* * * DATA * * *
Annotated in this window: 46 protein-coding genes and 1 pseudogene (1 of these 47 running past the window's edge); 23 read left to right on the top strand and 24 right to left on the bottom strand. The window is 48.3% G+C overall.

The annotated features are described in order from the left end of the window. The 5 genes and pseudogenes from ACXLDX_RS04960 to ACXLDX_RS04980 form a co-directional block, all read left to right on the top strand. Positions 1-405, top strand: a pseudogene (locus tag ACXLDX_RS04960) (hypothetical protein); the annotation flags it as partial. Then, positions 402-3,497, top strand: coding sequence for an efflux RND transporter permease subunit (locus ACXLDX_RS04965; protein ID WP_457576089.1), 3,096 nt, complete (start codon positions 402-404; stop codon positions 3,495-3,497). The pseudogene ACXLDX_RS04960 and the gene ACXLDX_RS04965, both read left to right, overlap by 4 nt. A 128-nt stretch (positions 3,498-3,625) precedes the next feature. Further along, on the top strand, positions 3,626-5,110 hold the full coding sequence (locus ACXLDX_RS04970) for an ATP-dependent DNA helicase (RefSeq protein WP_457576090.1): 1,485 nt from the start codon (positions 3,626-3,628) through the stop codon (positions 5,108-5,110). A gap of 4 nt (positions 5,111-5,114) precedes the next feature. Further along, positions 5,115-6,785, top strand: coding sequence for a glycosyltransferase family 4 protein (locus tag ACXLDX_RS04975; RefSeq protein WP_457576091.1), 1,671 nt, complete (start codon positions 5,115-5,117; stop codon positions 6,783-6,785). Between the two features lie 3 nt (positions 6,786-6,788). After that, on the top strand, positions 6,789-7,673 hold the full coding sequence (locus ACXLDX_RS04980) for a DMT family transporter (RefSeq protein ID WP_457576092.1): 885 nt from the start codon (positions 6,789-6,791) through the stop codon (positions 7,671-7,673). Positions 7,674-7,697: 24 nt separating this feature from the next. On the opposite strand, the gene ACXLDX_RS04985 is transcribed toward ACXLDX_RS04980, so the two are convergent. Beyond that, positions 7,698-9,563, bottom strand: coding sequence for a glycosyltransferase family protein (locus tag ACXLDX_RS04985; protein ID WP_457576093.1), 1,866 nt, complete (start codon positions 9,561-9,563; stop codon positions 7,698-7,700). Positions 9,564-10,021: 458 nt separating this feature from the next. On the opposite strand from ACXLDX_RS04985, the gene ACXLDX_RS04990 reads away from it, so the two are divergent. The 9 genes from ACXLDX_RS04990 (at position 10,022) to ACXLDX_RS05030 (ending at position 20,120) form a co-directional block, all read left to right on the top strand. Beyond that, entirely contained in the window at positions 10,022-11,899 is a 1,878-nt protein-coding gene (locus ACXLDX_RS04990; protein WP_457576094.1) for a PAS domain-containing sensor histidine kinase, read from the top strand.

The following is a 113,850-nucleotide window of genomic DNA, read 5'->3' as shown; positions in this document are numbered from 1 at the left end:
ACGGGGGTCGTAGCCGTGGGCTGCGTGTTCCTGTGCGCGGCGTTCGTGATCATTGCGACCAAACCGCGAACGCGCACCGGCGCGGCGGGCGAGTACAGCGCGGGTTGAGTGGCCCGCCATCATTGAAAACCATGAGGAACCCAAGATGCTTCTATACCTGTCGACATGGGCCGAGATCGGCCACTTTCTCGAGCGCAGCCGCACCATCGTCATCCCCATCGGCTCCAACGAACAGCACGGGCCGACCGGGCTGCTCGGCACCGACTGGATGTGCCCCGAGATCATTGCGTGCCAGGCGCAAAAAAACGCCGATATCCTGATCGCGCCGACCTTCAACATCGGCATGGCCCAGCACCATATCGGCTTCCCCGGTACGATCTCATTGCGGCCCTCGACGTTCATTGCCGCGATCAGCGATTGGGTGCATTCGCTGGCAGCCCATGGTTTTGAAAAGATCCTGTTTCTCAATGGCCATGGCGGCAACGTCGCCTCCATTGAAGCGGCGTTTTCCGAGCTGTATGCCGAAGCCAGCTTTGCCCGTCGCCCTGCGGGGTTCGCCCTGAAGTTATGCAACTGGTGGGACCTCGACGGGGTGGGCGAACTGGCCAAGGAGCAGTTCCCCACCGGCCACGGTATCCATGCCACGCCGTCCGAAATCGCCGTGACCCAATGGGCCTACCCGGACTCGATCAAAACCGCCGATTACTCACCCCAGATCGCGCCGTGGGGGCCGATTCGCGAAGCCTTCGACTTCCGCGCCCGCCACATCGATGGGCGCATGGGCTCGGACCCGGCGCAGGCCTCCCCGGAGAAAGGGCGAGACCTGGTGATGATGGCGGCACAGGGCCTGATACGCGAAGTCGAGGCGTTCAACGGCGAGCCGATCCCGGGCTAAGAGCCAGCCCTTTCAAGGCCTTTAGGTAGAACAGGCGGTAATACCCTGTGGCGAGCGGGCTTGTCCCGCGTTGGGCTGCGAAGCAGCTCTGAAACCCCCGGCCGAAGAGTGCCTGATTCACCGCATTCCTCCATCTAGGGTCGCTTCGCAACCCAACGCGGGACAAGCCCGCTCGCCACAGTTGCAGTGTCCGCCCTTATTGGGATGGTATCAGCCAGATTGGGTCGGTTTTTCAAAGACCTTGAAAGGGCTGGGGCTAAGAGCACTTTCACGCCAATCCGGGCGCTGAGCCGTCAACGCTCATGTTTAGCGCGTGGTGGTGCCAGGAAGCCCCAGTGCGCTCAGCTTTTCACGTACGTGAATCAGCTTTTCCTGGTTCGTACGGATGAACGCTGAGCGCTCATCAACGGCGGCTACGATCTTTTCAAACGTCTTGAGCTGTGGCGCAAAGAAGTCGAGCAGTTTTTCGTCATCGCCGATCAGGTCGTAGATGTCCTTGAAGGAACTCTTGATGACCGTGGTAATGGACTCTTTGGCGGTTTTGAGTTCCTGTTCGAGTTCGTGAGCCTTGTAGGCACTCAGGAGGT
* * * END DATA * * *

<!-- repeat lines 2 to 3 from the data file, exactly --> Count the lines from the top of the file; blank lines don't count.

The annotated features are described in order from the left end of the window. The 5 genes and pseudogenes from ACXLDX_RS04960 to ACXLDX_RS04980 form a co-directional block, all read left to right on the top strand. Positions 1-405, top strand: a pseudogene (locus tag ACXLDX_RS04960) (hypothetical protein); the annotation flags it as partial. Then, positions 402-3,497, top strand: coding sequence for an efflux RND transporter permease subunit (locus ACXLDX_RS04965; protein ID WP_457576089.1), 3,096 nt, complete (start codon positions 402-404; stop codon positions 3,495-3,497). The pseudogene ACXLDX_RS04960 and the gene ACXLDX_RS04965, both read left to right, overlap by 4 nt. A 128-nt stretch (positions 3,498-3,625) precedes the next feature. Further along, on the top strand, positions 3,626-5,110 hold the full coding sequence (locus ACXLDX_RS04970) for an ATP-dependent DNA helicase (RefSeq protein WP_457576090.1): 1,485 nt from the start codon (positions 3,626-3,628) through the stop codon (positions 5,108-5,110). A gap of 4 nt (positions 5,111-5,114) precedes the next feature. Further along, positions 5,115-6,785, top strand: coding sequence for a glycosyltransferase family 4 protein (locus tag ACXLDX_RS04975; RefSeq protein WP_457576091.1), 1,671 nt, complete (start codon positions 5,115-5,117; stop codon positions 6,783-6,785). Between the two features lie 3 nt (positions 6,786-6,788). After that, on the top strand, positions 6,789-7,673 hold the full coding sequence (locus ACXLDX_RS04980) for a DMT family transporter (RefSeq protein ID WP_457576092.1): 885 nt from the start codon (positions 6,789-6,791) through the stop codon (positions 7,671-7,673). Positions 7,674-7,697: 24 nt separating this feature from the next. On the opposite strand, the gene ACXLDX_RS04985 is transcribed toward ACXLDX_RS04980, so the two are convergent. Beyond that, positions 7,698-9,563, bottom strand: coding sequence for a glycosyltransferase family protein (locus tag ACXLDX_RS04985; protein ID WP_457576093.1), 1,866 nt, complete (start codon positions 9,561-9,563; stop codon positions 7,698-7,700). Positions 9,564-10,021: 458 nt separating this feature from the next. On the opposite strand from ACXLDX_RS04985, the gene ACXLDX_RS04990 reads away from it, so the two are divergent. The 9 genes from ACXLDX_RS04990 (at position 10,022) to ACXLDX_RS05030 (ending at position 20,120) form a co-directional block, all read left to right on the top strand. Beyond that, entirely contained in the window at positions 10,022-11,899 is a 1,878-nt protein-coding gene (locus ACXLDX_RS04990; protein WP_457576094.1) for a PAS domain-containing sensor histidine kinase, read from the top strand.

The following is a 113,850-nucleotide window of genomic DNA, read 5'->3' as shown; positions in this document are numbered from 1 at the left end: